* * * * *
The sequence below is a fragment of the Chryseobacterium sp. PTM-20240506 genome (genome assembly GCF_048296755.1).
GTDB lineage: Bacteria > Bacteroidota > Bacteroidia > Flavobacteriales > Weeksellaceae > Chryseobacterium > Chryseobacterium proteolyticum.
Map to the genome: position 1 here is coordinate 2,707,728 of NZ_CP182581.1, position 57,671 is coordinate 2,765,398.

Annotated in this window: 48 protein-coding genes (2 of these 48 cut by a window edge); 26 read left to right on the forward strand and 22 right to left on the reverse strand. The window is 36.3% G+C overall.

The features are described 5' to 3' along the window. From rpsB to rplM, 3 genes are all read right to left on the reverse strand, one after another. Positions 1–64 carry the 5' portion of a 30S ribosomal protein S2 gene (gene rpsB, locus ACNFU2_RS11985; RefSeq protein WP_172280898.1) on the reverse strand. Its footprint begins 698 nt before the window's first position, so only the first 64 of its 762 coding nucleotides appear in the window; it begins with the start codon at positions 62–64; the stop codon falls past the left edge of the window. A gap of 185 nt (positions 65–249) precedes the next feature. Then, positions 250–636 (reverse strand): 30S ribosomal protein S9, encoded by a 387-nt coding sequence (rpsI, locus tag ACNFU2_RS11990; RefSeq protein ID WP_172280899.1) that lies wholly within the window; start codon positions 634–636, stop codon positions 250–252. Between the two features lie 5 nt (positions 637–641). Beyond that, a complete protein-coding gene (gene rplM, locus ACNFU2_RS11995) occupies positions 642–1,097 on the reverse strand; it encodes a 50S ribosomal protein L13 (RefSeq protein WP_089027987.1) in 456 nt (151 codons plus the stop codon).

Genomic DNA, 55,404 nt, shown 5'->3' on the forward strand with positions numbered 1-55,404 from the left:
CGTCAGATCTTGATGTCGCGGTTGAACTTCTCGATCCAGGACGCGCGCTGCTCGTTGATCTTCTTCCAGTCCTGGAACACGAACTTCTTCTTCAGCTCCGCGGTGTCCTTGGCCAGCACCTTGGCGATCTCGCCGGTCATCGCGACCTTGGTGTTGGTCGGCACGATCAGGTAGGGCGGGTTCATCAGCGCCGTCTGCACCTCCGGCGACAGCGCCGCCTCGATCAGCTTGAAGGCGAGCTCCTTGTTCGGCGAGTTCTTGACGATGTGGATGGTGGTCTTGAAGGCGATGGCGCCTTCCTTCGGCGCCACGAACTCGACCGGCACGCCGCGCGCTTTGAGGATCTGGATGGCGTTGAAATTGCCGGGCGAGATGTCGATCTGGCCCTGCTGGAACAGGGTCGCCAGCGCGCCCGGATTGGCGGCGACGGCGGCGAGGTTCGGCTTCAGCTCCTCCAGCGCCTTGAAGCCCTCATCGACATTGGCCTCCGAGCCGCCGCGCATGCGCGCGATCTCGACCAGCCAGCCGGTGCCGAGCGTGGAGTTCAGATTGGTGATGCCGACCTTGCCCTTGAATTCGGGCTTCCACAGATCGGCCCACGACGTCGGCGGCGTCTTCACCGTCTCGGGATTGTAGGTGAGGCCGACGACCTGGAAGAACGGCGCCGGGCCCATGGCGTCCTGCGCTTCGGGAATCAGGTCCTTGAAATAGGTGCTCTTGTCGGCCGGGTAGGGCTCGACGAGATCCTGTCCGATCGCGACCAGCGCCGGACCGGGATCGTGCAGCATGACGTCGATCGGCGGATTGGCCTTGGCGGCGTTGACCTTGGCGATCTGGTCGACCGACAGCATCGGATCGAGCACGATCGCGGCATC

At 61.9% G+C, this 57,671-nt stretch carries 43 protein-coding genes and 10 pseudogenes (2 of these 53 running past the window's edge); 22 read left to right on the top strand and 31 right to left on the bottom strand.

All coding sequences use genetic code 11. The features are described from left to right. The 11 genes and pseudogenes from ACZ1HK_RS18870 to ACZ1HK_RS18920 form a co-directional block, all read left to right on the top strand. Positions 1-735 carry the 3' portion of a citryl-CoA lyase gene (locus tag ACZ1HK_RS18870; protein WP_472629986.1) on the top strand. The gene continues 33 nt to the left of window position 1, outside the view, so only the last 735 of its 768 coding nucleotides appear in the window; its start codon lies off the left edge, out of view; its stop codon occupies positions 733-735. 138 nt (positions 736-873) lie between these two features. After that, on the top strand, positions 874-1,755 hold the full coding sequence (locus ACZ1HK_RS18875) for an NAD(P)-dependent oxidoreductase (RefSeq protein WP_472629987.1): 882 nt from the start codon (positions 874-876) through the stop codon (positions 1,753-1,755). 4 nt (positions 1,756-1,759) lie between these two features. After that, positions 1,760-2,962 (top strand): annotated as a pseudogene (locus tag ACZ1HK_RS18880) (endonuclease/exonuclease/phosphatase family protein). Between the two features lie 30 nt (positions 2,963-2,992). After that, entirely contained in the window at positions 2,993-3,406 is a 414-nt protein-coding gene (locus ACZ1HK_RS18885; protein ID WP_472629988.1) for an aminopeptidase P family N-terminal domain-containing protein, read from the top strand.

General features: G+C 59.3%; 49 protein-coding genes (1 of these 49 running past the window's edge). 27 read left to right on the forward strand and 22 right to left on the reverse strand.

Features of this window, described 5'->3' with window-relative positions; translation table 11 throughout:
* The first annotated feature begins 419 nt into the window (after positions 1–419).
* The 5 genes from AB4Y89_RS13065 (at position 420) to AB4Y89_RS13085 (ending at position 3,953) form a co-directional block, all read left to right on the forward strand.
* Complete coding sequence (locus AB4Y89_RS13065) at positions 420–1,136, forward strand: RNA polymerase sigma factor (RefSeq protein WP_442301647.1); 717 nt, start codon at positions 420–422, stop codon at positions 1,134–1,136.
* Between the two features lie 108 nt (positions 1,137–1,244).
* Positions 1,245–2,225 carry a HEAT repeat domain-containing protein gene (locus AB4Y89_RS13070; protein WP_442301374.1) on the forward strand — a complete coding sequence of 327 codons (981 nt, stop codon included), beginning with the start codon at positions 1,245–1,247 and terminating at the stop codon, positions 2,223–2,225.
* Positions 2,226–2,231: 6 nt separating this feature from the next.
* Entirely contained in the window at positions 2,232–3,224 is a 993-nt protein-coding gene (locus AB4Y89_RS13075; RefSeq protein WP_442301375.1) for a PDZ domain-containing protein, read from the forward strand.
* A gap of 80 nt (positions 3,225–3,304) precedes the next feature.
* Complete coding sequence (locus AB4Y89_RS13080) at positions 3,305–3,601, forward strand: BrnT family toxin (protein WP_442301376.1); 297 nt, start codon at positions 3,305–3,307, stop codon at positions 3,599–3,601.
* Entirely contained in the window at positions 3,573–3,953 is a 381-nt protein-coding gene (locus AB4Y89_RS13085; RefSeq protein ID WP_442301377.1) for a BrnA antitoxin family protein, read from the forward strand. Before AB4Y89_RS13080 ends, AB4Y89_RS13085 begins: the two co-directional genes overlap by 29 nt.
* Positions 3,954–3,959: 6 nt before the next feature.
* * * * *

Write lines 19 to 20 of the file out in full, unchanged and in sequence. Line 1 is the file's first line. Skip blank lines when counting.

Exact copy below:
* A gap of 80 nt (positions 3,225–3,304) precedes the next feature.
* Complete coding sequence (locus AB4Y89_RS13080) at positions 3,305–3,601, forward strand: BrnT family toxin (protein WP_442301376.1); 297 nt, start codon at positions 3,305–3,307, stop codon at positions 3,599–3,601.